My favourite shot from the movie is in the L.A. River, below some sort of bridge, and it looks like two snake-like creatures made of pure flame flirting with one another. He filmed a lot of actual materials on fire to graft into the movie. Scenes like this in the movie often have an unusual eroticism.

Although most of the film had scenes which are multiple superimpositions (O'Neill mentioned that 5 is his magic number for number of images to layer), some of my favourite shots are just completely unvarnished mobile phone footage he took whilst on a holiday in Ireland. There was a dog on the beach where he was staying who was lame in one of his front feet, but would still chase after anything, and would bark incessantly to try and get people to throw things to chase after. O'Neill said that he identified with the dog, mad, pathetic, old, energetic. Some of the scenes which chimed most with me are of buildings such as cathedrals, which he somehow manipulates to look more like capricci, filled with these flame creatures, filmed with a reflection along a vertical line, i.e. horizontal symmetry.

He uses a lot of weird cool sound clips. Creaky doors from his house but also audio from a long list of old b-movies such as The Beast of Yucca Flats.

It's a haunting film noir that has a true sense of night's mystery. The title potentially makes reference to the fact that though inspired by the Chocolate Mountains, they do not actually appear at any point in the movie.
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10/10
Convention challenging private eye movie
2 October 2017
The Missing Person is a contemporary noir that plays with the classic genre conventions in a comic way, although without invalidating or trivialising the content (scenes where you may expect an escalation of suspense often intentionally end bathetically as convention meets the real world). Private Detective Rosow is a Chicago-based private detective originally from New York who receives a short notice commission to tail a man and a boy cross country. He's an alcoholic and clinically depressed, but he still has some level of ability to achieve his task. "Missing Person" on a surface level refers to the guy Rosow is tailing, but also is about Rosow being missing in an existential way, someone for whom family and community have become concepts only. The bathos allows you to connect in a deeper way with his state, by challenging your familiarity. What's shocking about modern society is how the dissolution of traditional social structures, and omnipresent material convenience has led to so many "missing" people.

Fundamentally The Missing Person is an image driven movie, the shot I liked best was a shot at night in the dining cart of the train to California, a cupola of light surrounded by thick darkness, the characters hurtling in cheap comfort through vast emptiness. The image that is iconic (or would be if anyone had watched the movie on release) is of Rosow in the dark with his day-glo glasses. I think from reading about the movie, many reviewers didn't get that it was a movie where much effort had been made on the visuals; you need to stick with it and carry on inspecting it to realise the contrary. At the start, Buschel uses the most purely functional credits anyone could imagine, they look like the yellow writing you get in PowerPoint presentations (supposedly as yellow on blue is the easiest writing to read if you're dyslexic). America is shot just exactly how it is (one of very few movies that have reminded me of my trip to America), and it can be assumed that this means the shooting is amateurish. It's actually more of a statement at the start of the movie, this movie is going to look the opposite of a John Alton shot movie, it's going to be as unmannered as we the filmmakers can make it.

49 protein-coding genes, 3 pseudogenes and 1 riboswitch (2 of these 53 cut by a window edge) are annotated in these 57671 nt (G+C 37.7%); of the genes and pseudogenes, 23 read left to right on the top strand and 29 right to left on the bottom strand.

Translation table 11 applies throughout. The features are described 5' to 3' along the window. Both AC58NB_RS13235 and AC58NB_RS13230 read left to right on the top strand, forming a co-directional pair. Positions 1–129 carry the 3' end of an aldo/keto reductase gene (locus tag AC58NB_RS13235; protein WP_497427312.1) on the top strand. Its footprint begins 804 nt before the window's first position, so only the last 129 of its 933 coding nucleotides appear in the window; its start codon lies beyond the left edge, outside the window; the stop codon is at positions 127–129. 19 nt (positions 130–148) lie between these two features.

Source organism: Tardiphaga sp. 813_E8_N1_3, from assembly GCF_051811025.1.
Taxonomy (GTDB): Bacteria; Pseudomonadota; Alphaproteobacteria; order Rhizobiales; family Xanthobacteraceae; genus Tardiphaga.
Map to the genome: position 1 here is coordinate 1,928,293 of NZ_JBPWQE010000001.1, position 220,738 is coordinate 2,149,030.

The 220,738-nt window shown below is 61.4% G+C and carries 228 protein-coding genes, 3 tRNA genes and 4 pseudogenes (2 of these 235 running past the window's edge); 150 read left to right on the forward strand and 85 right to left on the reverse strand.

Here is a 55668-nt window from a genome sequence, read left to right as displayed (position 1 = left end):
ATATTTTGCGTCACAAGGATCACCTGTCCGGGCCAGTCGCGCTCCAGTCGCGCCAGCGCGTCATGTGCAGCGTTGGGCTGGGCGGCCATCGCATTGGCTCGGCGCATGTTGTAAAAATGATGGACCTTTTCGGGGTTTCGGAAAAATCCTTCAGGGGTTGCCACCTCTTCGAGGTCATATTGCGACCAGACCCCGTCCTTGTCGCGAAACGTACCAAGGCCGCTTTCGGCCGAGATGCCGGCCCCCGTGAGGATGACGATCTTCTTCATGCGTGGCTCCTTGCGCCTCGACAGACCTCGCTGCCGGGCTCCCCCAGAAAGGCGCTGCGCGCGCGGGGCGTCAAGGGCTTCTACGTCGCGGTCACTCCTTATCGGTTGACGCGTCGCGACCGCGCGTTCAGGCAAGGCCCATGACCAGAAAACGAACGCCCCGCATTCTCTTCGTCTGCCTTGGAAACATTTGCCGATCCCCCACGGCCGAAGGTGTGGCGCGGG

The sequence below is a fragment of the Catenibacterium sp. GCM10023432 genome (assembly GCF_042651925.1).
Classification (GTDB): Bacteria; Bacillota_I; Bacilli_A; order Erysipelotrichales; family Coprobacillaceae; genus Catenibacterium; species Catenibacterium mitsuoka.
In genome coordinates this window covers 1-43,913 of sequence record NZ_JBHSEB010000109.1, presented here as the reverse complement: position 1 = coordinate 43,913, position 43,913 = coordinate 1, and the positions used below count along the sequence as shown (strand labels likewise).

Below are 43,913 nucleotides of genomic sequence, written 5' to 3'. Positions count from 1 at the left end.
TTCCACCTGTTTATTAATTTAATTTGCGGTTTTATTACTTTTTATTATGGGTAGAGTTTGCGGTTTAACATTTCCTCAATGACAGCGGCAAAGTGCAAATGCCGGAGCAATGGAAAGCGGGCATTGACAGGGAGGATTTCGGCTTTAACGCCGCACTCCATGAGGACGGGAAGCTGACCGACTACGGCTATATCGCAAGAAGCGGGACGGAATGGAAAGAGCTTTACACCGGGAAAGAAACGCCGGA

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9/10
whodunit Occupation noir
25 March 2017
"L'assassinat du Père Noël" opens with an act of defiance, the village school teacher Villard announces to the onlooking children that there are two ways to be successful in life, either through one's own hard work ("propre industrie") or the imbecility of others ("l'imbécillité des autres"). This is a slightly bemusing point decades later without the context that the film was released in 1941, during the German Occupation of France. It is one of those breath-taking moments you see in films of the Occupation where someone essentially risks their life to defy the Nazi death cult (another is a sotto voce mocking of the Nazi salute at the end of "L'assassin habite au 21"). Here "imbecility of others" would appear to be referring to the support of the people for the rise of popular fascism. The censors appear to have been too square to notice any of this. There is further poignancy when you realise that one of the stars of the movie, Harry Baur (as Cornusse/Santa Claus), was tortured to death by the Gestapo very shortly after this film was made.